'King' Chaga: The Birch Tree Fungus That Boosts Your Immune System

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These bitter mushrooms act as parasites on birch trees, but they're revered for their medicinal properties, including immunomodulatory, antiviral and antidiabetes effects

Chaga mushrooms aren't the most attractive fungi on the block, and they're not the tastiest either, but when it comes to medicinal value, chaga mushrooms are king. Typically consumed in tea form due to their bitter flavor, chaga (Inonotus obliquus) is a tree parasite that slowly decomposes tree trunks.

Most often found on birch trees, the black-brown fungus typically infects 30- to 50-year-old trees and may grow on their trunks for another 80 years,[i] producing a conk -- a growth that resembles rust-colored charcoal. Chaga mushrooms have been valued since ancient times, when Hippocrates used chaga infusions to wash wounds.

During the 12th century, chaga was valued for its anti-inflammatory, antiparasitic and gastrointestinal properties, and was recommended for heart and liver diseases.[ii] Later, chaga became revered for its anticancer and antitumor effects, which are still being explored today, along with potent antibacterial, antioxidant, immune stimulant and antiviral functions.[iii]

Top Four Health Benefits of Chaga Mushrooms

Even if you're not a fan of mushrooms, you can reap the benefits of this medicinal wonder by adding chaga powder to your tea or coffee, or mixing it into a smoothie. Chaga is also available in extract and supplement form, providing an impressive array of health benefits. At GreenMedInfo.com, we've compiled 71 diseases that chaga may influence along with 63 of this mushroom's pharmacological actions.

1. Boost Your Immune System

Polysaccharides in chaga mushrooms have broad biological activity, including anticancer, anti-inflammatory, antiviral and antioxidant effects, as well as being immunomodulatory.[iv] Chaga mushroom may modulate immune response by helping to regulate the secretion of Th1 and Th2 cytokines in immune cells as well as antibody production.[v]

Chaga's water-soluble polysaccharide ISP2a, in particular, has been found to enhance the immune response of mice with tumors, while also enhancing white blood cell proliferation and increasing production of tumor necrosis factor,[vi] a powerful anti-inflammatory agent. It's believed that ISP2a may act as a natural antitumor substance with immunomodulatory activity.[vii]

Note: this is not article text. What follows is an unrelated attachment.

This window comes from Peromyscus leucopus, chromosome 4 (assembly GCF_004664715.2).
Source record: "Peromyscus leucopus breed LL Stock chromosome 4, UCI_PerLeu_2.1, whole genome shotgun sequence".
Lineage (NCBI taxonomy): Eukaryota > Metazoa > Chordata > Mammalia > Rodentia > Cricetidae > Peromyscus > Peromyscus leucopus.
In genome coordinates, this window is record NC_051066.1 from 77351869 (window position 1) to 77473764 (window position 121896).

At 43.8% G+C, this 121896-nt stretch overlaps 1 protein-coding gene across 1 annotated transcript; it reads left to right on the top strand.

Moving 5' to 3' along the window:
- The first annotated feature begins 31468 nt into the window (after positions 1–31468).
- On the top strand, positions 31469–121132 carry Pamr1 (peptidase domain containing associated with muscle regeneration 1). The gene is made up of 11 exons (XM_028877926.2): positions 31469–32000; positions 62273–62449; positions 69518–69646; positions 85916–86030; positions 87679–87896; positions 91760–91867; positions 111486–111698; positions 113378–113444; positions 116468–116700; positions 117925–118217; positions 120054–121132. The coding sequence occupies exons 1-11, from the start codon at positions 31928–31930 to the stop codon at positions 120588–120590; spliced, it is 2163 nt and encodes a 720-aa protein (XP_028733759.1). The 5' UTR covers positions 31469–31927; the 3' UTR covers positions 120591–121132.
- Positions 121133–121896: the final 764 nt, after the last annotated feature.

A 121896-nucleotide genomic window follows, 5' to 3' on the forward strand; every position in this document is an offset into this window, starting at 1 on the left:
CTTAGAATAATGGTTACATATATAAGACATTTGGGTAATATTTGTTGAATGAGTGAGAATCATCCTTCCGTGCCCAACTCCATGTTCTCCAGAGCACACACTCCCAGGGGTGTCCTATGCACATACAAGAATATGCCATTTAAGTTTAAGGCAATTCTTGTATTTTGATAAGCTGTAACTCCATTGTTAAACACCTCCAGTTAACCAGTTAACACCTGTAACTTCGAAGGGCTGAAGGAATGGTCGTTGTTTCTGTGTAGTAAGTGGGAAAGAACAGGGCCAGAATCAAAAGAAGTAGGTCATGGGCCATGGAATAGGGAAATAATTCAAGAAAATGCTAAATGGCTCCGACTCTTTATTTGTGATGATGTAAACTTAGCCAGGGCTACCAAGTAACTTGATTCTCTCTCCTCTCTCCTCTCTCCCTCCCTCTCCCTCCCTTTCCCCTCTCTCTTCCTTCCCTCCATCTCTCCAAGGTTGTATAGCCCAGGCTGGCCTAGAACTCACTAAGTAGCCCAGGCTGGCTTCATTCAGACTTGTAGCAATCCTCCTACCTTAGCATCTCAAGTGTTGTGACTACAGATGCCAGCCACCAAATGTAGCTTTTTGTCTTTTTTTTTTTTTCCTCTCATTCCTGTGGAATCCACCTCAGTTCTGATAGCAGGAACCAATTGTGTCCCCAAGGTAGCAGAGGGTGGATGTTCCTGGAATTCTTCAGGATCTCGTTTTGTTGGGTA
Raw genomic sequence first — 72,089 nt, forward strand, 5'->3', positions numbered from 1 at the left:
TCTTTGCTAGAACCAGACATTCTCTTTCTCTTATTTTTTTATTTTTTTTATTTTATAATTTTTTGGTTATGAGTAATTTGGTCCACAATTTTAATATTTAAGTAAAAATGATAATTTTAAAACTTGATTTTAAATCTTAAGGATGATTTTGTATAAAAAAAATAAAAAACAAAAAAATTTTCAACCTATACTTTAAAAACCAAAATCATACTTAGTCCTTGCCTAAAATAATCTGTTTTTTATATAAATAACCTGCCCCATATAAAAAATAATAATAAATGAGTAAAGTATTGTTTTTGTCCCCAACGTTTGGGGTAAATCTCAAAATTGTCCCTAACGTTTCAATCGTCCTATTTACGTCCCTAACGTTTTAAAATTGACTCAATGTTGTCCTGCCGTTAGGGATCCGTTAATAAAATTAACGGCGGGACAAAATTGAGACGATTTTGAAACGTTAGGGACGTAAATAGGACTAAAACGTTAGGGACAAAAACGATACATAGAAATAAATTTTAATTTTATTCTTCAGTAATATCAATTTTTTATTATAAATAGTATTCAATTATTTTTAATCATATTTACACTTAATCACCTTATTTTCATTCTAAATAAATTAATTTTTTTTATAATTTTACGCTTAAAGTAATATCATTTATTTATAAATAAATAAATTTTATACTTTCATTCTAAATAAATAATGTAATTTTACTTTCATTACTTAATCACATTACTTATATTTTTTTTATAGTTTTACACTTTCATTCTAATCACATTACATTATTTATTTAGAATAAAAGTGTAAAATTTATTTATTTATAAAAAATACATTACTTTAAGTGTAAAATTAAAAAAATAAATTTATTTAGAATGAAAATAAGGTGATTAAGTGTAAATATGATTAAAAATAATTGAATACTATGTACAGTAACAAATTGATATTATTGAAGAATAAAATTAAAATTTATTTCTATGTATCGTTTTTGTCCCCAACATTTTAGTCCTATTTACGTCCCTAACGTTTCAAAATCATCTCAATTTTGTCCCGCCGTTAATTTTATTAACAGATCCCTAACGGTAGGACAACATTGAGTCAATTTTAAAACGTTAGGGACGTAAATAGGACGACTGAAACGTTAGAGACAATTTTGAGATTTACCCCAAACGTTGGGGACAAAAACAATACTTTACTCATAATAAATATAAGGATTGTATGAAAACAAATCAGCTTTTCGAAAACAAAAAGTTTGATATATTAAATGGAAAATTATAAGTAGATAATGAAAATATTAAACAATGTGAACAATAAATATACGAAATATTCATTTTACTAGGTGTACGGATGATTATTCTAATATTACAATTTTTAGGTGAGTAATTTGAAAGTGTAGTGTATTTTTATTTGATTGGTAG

2. Ward Off Viral Infections

Chaga has powerful antiviral activity and was found to suppress the infectivity of pandemic influenza virus in mice as well as the antiviral drug Tamiflu.[viii] It's also effective against multiple feline viruses and the human viruses herpes simplex virus 1,[ix] HIV type 1 and hepatitis C.

In one study, at the highest concentration, chaga extract completely stopped, or significantly inhibited, the reproduction of hepatitis C virus, with researchers noting, "The presented studies confirm the antiviral effect of I. obliquus and indicate its potential use in the treatment of diseases associated with viral infections."[x]

3. Anticancer Effects

It's due to chaga's potent immunomodulatory effects that it shows promise as a cancer fighter. Due to its antitumor and immunologic effects, many people with cancer use chaga mushrooms as a complementary therapy, and its extract is known to induce autophagy,[xi] which is your body's way of clearing out damaged cells and making room for new ones.[xii]

Chaga extracts have been found to inhibit proliferation of, or are cytotoxic to, human gastrointestinal tumor cell lines as well as human breast, lung, colon, myeloid leukemia and cervical cancer cell lines.[xiii]

While decreasing tumor cell proliferation and motility, chaga produces no or low toxicity to normal cells,[xiv] and in a study on mice, continuous intake of chaga extract suppressed cancer progression, reducing tumors by 60% and, in metastatic mice, reducing nodules by 25% compared to the control group.[xv]